Saturday, September 18, 2010
Walking downtown last week, I saw the small pavilion (above) that I call the "anti-gazebo". This description is not to be understood in the nuclear sense: I'm not saying that if a gazebo and an anti-gazebo were brought into close proximity, they would annihilate each other, releasing a blast of energy. Rather, an anti-gazebo is a structure that excludes the normal function and benefit of a gazebo, which is to provide shade, shelter, and a place to rest while viewing the surrounding scenery.
The anti-gazebo shown above is specifically designed to make people avoid standing under it. The anti-gazebo has a ledge that rings the inside of the dome, providing a perfect place for pigeons to roost. In fact, the word has apparently gotten out to the pigeon community, and a dozen pigeons can be found roosting inside the anti-gazebo at any given time. According to established pigeon custom, a pigeon is permitted to release droppings at will, without bothering itself about the target area. Consequently, the floor of the anti-gazebo is subject to a constant drizzle of guano.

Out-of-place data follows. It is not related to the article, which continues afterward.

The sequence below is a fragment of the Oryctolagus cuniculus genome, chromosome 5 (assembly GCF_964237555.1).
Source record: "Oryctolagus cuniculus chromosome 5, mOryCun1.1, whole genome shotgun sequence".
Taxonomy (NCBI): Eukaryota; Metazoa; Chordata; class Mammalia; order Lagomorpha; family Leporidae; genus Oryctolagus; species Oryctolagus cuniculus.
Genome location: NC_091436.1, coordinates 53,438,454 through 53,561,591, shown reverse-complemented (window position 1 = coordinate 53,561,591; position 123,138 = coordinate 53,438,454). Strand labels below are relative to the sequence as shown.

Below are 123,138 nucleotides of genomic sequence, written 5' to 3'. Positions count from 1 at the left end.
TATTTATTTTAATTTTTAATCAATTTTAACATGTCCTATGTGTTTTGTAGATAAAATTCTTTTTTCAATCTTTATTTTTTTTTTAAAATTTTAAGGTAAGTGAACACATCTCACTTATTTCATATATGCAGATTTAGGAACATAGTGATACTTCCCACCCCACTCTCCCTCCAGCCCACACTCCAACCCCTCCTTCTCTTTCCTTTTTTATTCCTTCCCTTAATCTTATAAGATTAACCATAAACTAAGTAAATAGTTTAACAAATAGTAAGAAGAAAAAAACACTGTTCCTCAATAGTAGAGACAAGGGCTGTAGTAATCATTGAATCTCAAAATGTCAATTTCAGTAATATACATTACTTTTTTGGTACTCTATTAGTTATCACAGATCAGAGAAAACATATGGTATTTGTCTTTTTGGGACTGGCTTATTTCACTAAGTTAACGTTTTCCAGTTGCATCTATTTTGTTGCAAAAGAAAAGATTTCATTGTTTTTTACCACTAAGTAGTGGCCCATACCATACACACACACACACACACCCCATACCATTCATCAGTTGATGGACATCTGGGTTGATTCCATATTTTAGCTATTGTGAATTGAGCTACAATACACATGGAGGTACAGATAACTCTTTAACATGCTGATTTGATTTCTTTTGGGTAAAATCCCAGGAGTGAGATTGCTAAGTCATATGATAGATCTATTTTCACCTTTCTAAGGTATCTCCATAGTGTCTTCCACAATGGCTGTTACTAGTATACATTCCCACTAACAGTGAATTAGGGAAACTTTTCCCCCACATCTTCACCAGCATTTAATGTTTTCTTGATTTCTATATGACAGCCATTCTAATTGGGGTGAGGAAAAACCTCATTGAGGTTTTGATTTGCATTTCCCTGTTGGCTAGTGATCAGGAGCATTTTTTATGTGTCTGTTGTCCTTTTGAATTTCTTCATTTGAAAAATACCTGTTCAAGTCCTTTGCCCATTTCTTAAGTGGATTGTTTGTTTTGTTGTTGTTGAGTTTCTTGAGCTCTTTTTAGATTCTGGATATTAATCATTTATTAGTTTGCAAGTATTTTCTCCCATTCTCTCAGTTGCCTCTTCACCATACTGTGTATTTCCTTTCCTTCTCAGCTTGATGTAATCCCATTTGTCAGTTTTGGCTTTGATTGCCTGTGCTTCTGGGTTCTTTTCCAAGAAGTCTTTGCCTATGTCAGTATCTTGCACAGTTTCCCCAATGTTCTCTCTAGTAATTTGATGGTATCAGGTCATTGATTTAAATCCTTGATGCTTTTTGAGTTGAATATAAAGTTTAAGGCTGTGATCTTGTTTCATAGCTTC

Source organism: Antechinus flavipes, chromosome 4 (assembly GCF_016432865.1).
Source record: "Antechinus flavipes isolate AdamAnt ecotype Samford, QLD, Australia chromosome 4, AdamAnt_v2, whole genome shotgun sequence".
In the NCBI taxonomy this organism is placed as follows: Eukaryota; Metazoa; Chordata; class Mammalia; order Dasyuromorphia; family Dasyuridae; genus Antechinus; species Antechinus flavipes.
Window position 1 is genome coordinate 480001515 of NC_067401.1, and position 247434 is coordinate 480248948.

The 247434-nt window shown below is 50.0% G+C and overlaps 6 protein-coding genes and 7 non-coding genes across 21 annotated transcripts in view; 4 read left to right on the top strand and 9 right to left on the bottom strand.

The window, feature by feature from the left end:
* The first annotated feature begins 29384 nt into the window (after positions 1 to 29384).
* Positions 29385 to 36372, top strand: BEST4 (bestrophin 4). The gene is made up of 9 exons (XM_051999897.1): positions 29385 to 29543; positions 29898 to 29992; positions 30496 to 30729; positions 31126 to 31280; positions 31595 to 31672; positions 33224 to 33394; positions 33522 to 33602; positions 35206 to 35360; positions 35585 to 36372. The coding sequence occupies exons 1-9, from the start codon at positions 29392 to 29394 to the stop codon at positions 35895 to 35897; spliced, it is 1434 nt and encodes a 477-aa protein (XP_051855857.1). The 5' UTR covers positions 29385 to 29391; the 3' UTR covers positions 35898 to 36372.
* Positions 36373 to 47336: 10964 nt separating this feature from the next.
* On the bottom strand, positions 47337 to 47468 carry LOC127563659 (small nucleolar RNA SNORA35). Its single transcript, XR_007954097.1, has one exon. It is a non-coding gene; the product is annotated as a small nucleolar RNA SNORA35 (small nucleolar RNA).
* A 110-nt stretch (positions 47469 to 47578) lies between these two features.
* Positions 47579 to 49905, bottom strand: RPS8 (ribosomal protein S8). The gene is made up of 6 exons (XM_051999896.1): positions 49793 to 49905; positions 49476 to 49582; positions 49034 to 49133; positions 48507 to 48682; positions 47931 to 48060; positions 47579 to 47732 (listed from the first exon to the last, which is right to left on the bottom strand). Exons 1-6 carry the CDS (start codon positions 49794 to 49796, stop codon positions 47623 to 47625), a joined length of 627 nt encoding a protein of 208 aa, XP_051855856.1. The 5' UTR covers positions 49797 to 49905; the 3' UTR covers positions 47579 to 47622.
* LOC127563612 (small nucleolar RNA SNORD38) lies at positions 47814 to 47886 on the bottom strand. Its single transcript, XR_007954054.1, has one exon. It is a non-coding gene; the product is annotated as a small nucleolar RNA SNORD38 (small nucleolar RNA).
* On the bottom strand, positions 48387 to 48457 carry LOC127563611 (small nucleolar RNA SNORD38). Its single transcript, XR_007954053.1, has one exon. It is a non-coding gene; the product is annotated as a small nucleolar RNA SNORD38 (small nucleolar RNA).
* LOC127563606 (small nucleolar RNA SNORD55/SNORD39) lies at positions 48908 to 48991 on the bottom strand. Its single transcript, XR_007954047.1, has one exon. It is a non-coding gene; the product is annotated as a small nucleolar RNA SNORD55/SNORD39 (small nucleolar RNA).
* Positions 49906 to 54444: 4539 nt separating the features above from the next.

I put myself at risk of being befouled while investigating the construction of the anti-gazebo. I can only hope that my blog readership appreciates the lengths to which I will go to provide journalistic thoroughness.